How to parent on a single-mom income

by BabyYumYum
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Single moms are heroes. They’re not only raising the next generation but they’re doing it single-handedly and making it look easy. But, while multitasking may be their superpower, even supermoms need a little help every now and then, especially when it comes to managing on a single income.

The number of single moms in South Africa is growing. According to Old Mutual’s 2019 Savings and Investment Monitor, 54% of South African mothers classify themselves as single. And, of that 54%, only 20% say they regularly get financial support from the father; 29% say “every now and then” and 50% never get financial support.

At the core of great financial planning sits a budget, and no one understands the importance of having and sticking to a set budget better than any mother.

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Another helpful hint is setting savings goals that both you and your children can get excited about. “Knowing what you are budgeting for helps you to stay focused, giving you the right motivation when deciding what expenses to cut,” says Ramookho, Strategic Retail Marketing Manager at Old Mutual who suggests using a reputable app such as 22seven to help you keep track of your financial goals. “Be clear and precise about what your goals are and give them timelines.”

“Adopting a few basic principles will help set you up for the future you want, such as ‘paying yourself first’.”

She also recommends including your children in the process. “When you involve your children in your financial journey it helps them to understand the bigger picture. While they do not have to know all the details of your income and spend, introducing them to the basics from a young age can provide them with the tools they will need when they become adults.”

Partnering with a qualified financial adviser can be hugely beneficial, she says. “In the same way that your kids have coaches for sports and other extracurricular activities, it is essential for moms to enlist the services of an accredited financial adviser who will coach them towards their desired financial future.”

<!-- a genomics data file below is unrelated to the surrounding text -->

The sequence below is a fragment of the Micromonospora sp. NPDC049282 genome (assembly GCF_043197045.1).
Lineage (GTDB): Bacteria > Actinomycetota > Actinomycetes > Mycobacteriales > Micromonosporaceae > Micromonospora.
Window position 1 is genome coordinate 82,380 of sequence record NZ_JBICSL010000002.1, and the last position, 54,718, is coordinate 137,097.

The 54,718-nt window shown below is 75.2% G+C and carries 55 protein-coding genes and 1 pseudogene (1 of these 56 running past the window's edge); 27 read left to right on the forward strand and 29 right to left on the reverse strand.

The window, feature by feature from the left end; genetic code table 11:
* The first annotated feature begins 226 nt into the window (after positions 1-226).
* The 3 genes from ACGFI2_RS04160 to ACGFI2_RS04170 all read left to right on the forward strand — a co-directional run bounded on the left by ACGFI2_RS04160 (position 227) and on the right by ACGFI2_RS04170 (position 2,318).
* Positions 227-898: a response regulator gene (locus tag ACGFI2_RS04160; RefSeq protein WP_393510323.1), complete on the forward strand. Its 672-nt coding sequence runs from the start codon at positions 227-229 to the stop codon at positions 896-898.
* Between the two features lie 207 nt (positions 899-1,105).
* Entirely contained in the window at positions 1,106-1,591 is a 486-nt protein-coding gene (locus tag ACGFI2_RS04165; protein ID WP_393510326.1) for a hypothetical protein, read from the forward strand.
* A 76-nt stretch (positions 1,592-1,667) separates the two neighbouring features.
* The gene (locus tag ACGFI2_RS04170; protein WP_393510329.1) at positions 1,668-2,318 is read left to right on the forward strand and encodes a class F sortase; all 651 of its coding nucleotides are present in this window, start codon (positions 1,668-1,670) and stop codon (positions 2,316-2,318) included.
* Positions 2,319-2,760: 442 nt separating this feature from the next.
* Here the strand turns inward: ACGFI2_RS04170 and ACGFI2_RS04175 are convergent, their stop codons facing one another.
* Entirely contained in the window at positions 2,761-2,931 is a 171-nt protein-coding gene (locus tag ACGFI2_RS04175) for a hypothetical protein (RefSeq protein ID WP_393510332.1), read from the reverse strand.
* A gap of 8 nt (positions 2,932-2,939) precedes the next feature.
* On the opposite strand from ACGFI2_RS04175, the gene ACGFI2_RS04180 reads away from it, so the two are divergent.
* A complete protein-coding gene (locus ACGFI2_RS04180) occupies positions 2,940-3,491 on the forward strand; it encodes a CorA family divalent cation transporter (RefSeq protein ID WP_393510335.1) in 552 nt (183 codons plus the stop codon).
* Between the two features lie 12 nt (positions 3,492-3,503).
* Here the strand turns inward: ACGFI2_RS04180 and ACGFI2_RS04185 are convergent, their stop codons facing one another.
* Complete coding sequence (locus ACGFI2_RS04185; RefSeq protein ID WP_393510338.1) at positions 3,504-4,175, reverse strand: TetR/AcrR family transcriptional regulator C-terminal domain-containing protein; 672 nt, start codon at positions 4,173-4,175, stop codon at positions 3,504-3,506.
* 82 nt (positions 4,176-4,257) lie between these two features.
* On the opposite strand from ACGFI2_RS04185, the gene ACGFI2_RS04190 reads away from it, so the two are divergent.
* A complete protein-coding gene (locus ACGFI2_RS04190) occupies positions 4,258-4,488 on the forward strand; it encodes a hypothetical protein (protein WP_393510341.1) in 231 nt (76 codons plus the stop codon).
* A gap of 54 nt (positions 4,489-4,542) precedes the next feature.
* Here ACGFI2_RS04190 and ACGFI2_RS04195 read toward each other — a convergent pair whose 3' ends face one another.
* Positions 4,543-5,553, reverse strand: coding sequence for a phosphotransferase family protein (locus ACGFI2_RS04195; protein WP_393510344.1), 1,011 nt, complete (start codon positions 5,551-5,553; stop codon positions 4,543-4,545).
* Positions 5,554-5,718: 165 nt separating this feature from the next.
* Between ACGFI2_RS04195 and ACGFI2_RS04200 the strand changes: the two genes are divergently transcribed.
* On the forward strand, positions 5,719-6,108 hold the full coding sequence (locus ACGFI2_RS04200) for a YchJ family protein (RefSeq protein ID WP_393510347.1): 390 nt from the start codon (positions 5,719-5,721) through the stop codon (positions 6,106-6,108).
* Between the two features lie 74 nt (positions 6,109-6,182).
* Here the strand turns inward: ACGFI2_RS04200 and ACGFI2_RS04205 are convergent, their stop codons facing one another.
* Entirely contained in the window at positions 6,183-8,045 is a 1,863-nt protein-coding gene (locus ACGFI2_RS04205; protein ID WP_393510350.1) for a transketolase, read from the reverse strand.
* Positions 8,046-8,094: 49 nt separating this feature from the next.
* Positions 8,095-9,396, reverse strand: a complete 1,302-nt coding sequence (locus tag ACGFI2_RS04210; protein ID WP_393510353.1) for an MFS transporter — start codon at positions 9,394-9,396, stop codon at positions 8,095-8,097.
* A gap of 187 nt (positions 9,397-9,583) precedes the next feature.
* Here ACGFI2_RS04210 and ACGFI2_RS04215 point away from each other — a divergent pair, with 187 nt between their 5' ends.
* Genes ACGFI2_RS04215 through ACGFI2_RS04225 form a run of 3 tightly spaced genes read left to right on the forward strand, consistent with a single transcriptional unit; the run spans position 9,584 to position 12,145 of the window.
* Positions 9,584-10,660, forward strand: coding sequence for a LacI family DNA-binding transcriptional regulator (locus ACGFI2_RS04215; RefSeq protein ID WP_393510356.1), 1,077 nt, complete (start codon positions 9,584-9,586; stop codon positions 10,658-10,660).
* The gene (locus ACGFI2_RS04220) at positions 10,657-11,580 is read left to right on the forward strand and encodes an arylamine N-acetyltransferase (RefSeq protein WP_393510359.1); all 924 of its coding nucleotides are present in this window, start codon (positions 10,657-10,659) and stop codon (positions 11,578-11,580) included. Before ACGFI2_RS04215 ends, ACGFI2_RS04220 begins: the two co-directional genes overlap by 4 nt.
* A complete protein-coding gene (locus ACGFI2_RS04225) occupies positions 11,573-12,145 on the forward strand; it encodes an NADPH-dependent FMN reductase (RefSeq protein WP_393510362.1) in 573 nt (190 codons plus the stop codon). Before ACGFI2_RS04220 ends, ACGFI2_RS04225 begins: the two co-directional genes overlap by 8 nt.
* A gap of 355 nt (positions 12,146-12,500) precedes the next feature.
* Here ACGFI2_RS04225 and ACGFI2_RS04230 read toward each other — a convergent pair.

Adopting a few basic principles will help set you up for the future you want, such as “paying yourself first”. As a sole provider, Ramookho says it’s important to protect yourself and your ability to generate an income, as well as provide for life after retirement, and for your dependants.

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According to Ramookho, a comprehensive financial plan for a single mom should include the following:

  • A retirement plan;
  • A risk plan that will pay out should you be unable to work due to illness or disability;
  • Cover that will pay out to your dependents should you pass on;
  • Savings for education, emergencies and other goals such as holidays;
  • It is also vital to have a will in place that clearly states how you would like your estate to be handled, who should act as a guardian for your children and other wishes that you would like to be followed in your absence.

Sometimes, the best-laid plans (or budgets) can get knocked off course by an unexpected school activity for the kids or an emergency dental procedure. At times like these, your credit card may seem like a quick solution.

“If you find yourself taking on debt to service monthly expenses or meet short-term obligations such as emergency expenses, make a series of conscious decisions along the way to reduce your expenditure and channel even the smallest savings towards paying off credit cards or personal loans as soon as possible,” she concludes.

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